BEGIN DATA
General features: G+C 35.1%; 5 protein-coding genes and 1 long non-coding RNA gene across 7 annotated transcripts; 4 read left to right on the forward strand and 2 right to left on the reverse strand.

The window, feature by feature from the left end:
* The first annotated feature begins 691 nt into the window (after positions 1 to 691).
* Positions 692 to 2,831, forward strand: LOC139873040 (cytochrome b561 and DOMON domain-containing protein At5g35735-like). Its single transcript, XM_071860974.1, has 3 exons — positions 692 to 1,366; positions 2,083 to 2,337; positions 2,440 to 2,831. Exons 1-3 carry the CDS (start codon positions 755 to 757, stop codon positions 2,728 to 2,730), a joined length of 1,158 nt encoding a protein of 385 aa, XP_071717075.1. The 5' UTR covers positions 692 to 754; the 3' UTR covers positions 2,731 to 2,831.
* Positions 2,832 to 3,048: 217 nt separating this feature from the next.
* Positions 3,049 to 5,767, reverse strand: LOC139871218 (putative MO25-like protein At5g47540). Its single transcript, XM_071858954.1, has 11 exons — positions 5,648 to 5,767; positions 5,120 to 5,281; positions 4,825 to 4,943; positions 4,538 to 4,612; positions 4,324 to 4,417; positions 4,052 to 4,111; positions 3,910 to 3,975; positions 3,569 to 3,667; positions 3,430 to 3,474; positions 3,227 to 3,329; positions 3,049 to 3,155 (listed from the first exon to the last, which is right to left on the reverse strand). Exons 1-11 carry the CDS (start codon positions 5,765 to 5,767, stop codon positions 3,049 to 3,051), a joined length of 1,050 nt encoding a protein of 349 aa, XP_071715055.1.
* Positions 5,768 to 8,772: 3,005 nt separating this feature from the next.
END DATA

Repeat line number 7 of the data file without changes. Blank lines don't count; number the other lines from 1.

* Positions 5,768 to 8,772: 3,005 nt separating this feature from the next.